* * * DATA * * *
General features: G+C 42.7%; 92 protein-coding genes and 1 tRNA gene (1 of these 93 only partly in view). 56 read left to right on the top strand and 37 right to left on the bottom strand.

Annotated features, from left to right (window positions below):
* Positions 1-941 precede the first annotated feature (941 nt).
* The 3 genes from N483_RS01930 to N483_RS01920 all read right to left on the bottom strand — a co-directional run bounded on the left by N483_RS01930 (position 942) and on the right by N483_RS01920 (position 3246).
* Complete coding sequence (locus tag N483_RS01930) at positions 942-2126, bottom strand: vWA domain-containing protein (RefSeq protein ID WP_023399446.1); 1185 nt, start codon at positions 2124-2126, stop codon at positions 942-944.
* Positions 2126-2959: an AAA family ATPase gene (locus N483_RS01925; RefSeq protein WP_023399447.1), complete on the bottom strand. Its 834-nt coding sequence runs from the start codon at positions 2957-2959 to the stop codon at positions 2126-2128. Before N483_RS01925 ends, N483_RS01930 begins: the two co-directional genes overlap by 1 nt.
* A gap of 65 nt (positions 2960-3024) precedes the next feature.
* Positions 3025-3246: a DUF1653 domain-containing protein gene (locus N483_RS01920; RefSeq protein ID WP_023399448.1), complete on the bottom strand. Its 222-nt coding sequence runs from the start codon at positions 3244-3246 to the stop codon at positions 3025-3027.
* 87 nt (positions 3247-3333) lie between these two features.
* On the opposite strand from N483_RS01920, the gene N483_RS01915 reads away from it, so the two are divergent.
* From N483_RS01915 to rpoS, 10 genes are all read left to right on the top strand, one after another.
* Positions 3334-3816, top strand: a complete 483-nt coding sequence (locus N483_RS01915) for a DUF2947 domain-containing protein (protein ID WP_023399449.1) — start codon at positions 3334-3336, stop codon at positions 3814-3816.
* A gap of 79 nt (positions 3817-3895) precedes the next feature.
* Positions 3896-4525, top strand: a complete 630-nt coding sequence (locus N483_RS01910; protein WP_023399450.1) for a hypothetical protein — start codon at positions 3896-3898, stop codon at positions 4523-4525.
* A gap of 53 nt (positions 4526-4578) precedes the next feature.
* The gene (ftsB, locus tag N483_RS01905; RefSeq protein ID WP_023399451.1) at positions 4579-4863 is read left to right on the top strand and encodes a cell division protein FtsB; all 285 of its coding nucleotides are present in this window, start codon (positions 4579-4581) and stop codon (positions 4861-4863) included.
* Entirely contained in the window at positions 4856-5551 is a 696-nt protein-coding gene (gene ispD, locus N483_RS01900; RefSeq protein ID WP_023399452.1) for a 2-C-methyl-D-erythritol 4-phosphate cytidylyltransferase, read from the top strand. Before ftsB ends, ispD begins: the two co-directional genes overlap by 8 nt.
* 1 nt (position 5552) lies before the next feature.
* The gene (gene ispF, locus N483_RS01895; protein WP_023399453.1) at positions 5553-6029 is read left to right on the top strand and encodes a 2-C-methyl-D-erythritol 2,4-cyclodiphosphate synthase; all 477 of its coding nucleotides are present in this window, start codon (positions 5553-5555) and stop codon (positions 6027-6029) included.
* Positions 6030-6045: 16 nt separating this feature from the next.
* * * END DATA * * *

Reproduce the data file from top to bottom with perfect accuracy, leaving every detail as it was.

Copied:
General features: G+C 42.7%; 92 protein-coding genes and 1 tRNA gene (1 of these 93 only partly in view). 56 read left to right on the top strand and 37 right to left on the bottom strand.

Annotated features, from left to right (window positions below):
* Positions 1-941 precede the first annotated feature (941 nt).
* The 3 genes from N483_RS01930 to N483_RS01920 all read right to left on the bottom strand — a co-directional run bounded on the left by N483_RS01930 (position 942) and on the right by N483_RS01920 (position 3246).
* Complete coding sequence (locus tag N483_RS01930) at positions 942-2126, bottom strand: vWA domain-containing protein (RefSeq protein ID WP_023399446.1); 1185 nt, start codon at positions 2124-2126, stop codon at positions 942-944.
* Positions 2126-2959: an AAA family ATPase gene (locus N483_RS01925; RefSeq protein WP_023399447.1), complete on the bottom strand. Its 834-nt coding sequence runs from the start codon at positions 2957-2959 to the stop codon at positions 2126-2128. Before N483_RS01925 ends, N483_RS01930 begins: the two co-directional genes overlap by 1 nt.
* A gap of 65 nt (positions 2960-3024) precedes the next feature.
* Positions 3025-3246: a DUF1653 domain-containing protein gene (locus N483_RS01920; RefSeq protein ID WP_023399448.1), complete on the bottom strand. Its 222-nt coding sequence runs from the start codon at positions 3244-3246 to the stop codon at positions 3025-3027.
* 87 nt (positions 3247-3333) lie between these two features.
* On the opposite strand from N483_RS01920, the gene N483_RS01915 reads away from it, so the two are divergent.
* From N483_RS01915 to rpoS, 10 genes are all read left to right on the top strand, one after another.
* Positions 3334-3816, top strand: a complete 483-nt coding sequence (locus N483_RS01915) for a DUF2947 domain-containing protein (protein ID WP_023399449.1) — start codon at positions 3334-3336, stop codon at positions 3814-3816.
* A gap of 79 nt (positions 3817-3895) precedes the next feature.
* Positions 3896-4525, top strand: a complete 630-nt coding sequence (locus N483_RS01910; protein WP_023399450.1) for a hypothetical protein — start codon at positions 3896-3898, stop codon at positions 4523-4525.
* A gap of 53 nt (positions 4526-4578) precedes the next feature.
* The gene (ftsB, locus tag N483_RS01905; RefSeq protein ID WP_023399451.1) at positions 4579-4863 is read left to right on the top strand and encodes a cell division protein FtsB; all 285 of its coding nucleotides are present in this window, start codon (positions 4579-4581) and stop codon (positions 4861-4863) included.
* Entirely contained in the window at positions 4856-5551 is a 696-nt protein-coding gene (gene ispD, locus N483_RS01900; RefSeq protein ID WP_023399452.1) for a 2-C-methyl-D-erythritol 4-phosphate cytidylyltransferase, read from the top strand. Before ftsB ends, ispD begins: the two co-directional genes overlap by 8 nt.
* 1 nt (position 5552) lies before the next feature.
* The gene (gene ispF, locus N483_RS01895; protein WP_023399453.1) at positions 5553-6029 is read left to right on the top strand and encodes a 2-C-methyl-D-erythritol 2,4-cyclodiphosphate synthase; all 477 of its coding nucleotides are present in this window, start codon (positions 5553-5555) and stop codon (positions 6027-6029) included.
* Positions 6030-6045: 16 nt separating this feature from the next.